U.S. Women's Open 2011 Leaderboard: 10 Players Who Could Win at Broadmoor

David Kindervater@TheDGKCorrespondent IJuly 9, 2011

Paula Creamer at the 2011 U.S. Women's Open
Paula Creamer at the 2011 U.S. Women's OpenDoug Pensinger/Getty Images

COLORADO SPRINGS, CO—After much of Thursday's stormy opening round was suspended, the USGA had to play catch up Friday at the 66th U.S. Women's Open. For the most part, they were successful. Until 6:09 p.m. local time, when the horn sounded again, halting play at The Broadmoor for a second straight day and leaving a field of 156 golfers either on the course or still waiting for their late tee time.

Play resumed at 7:15 p.m. MDT, but the damage had been done. Weekend cuts won't be made until sometime Saturday.

Here are 10 players on the still early leaderboard that will not only make that cut, but could win at Broadmoor.

The overnight leader is I.K. Kim, whose three birdie performance through 14 holes gave her a four-under-par total.

Kim is no stranger to rounds under par. She is currently second on the LPGA Tour in that category and has five top 10 finishes—including three top fives—in eight starts.

On the strength of her opening round 68, Stacy Lewis, winner of the LPGA Tour's first major this year, the Kraft Nabisco Championship, made it through 13 holes at five under par before a bogey and double bogey sent her two shots back at two under par.

Ryann O'Toole
Ryann O'TooleHarry How/Getty Images

"I hit a lot of good shots, left it on the right side of the holes," Lewis said after completing her opening round. "I mean, I love where I am. Anything under par at a U.S. Open is a good spot."

Lewis is followed closely by Wendy Ward and Amy Anderson.

Ward is no stranger to major championship success. She finished in sixth place or better four times during her 16-year career. Meanwhile, Anderson is a little-known amateur, who after an opening round 69, never got her second day started. She was one of 66 players yet to begin their second round.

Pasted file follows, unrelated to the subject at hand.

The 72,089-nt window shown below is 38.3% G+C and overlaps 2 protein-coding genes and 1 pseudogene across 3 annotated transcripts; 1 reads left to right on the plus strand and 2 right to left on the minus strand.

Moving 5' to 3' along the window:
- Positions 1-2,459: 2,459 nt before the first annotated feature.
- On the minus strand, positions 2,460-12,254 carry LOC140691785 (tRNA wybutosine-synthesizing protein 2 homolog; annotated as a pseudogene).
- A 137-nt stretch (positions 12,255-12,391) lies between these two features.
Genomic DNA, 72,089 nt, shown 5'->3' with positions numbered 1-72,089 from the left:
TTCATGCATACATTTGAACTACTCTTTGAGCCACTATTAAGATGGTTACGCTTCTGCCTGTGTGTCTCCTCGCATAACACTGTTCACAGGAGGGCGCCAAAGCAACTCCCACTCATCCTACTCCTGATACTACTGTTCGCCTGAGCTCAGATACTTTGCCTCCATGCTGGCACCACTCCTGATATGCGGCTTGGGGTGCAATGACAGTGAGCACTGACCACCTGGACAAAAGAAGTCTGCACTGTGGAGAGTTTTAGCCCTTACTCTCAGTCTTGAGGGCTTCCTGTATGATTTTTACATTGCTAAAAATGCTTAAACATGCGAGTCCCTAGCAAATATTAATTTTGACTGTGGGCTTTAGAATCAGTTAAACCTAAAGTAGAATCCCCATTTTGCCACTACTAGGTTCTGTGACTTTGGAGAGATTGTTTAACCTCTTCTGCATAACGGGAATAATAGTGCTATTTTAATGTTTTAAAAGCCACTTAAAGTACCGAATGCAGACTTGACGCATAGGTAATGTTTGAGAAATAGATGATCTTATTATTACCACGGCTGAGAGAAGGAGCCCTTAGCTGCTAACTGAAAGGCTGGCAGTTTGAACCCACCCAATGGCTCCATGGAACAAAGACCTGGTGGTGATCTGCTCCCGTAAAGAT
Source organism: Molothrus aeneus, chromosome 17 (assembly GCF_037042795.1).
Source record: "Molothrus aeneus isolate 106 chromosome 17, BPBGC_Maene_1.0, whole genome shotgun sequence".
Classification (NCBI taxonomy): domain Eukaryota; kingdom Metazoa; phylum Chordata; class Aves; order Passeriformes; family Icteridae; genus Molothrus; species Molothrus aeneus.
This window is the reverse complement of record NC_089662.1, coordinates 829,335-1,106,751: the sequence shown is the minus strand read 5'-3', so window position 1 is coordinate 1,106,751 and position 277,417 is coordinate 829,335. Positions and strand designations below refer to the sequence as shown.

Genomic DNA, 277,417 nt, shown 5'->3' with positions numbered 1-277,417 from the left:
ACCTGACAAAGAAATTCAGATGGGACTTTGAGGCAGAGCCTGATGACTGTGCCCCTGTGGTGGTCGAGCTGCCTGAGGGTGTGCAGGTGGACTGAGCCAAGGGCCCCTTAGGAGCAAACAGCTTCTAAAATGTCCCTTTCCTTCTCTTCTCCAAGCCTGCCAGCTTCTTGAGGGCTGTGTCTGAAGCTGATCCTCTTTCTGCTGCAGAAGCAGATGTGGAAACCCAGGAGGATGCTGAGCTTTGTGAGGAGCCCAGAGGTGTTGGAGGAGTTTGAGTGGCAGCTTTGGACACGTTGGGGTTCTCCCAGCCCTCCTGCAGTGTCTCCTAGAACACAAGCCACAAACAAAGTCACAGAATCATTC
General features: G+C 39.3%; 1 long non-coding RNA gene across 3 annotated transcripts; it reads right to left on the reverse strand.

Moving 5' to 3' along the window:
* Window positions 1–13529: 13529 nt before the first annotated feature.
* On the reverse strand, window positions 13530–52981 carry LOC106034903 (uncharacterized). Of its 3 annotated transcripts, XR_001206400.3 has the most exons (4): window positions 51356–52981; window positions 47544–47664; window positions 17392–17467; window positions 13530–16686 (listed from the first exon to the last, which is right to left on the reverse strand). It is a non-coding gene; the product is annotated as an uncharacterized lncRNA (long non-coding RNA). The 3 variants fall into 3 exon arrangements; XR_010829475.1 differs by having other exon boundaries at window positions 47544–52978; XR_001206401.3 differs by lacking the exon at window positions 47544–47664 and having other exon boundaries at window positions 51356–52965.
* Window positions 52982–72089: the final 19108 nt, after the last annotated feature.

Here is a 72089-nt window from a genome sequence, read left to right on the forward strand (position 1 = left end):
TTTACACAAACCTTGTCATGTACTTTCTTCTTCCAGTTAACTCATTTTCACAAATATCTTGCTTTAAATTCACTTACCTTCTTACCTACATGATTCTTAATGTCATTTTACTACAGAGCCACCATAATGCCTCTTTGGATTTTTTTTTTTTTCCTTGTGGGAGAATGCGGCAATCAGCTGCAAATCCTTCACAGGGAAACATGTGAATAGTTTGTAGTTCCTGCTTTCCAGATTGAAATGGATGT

LPGA Tour rookie Ryann O'Toole has been the surprise of the championship so far. The first year player from UCLA has done absolutely nothing so far this year. In four starts, her best finish is T32 at the Avnet LPGA Classic back in May. She was at three under par at one point but showed fatigue by slipping back to even par after 14 holes with three bogeys in a four-hole stretch.

Defending U.S. Women's Open champion Paula Creamer was in a group with five other golfers, just three shots back at one under par. Creamer is doing what she does best, hanging around major championship leaderboards and keeping herself in contention without making many mistakes.

I.K. Kim
I.K. KimMike Ehrmann/Getty Images

"I played pretty solid," Creamer said. "I had several three putts, but I made several birdies also. You know, it's out there. You can definitely shoot a good score. It's just eliminating those bogeys."

World Golf Hall of Famer Karrie Webb, who managed a solid opening round 70, was pleased with her position. She hopes to eventually regain her early momentum because she never got her second round underway on Friday.

"I'm very happy with shooting one under," Webb said. "I had a lot of momentum going yesterday afternoon when play was stopped. So that was disappointing because I thought we might have gotten lucky and gotten done. It's hard to pick that momentum up."

Speaking of lost momentum, Cristie Kerr was the overnight leader Thursday, but finished her first round Friday morning with back-to-back bogeys and a par. Still she managed an even par start.

Don't let Yani Tseng's slow three over par start fool you. The No. 1 player in the world has been hampered by a poor putting performance thus far. If she finds her groove on these greens, she could catch fire in a hurry and claw her way back to the top of the leaderboard.

"I just have to be patient," Tseng said. "You're not going to win it on the first day."

Cindy LaCrosse got her major championship initiation two weeks ago at the Wegmans LPGA Championship, playing well for three days and earning a final round pairing with eventual winner Tseng before collapsing on Sunday.

"It did kind of motivate me," LaCrosse said. "Not to have that happen again and be so much better and stronger when I'm in that position again."

She's well on her way with an opening round 71.

Flash interviews conducted outside the 2011 U.S. Women's Open Media Center at The Broadmoor.


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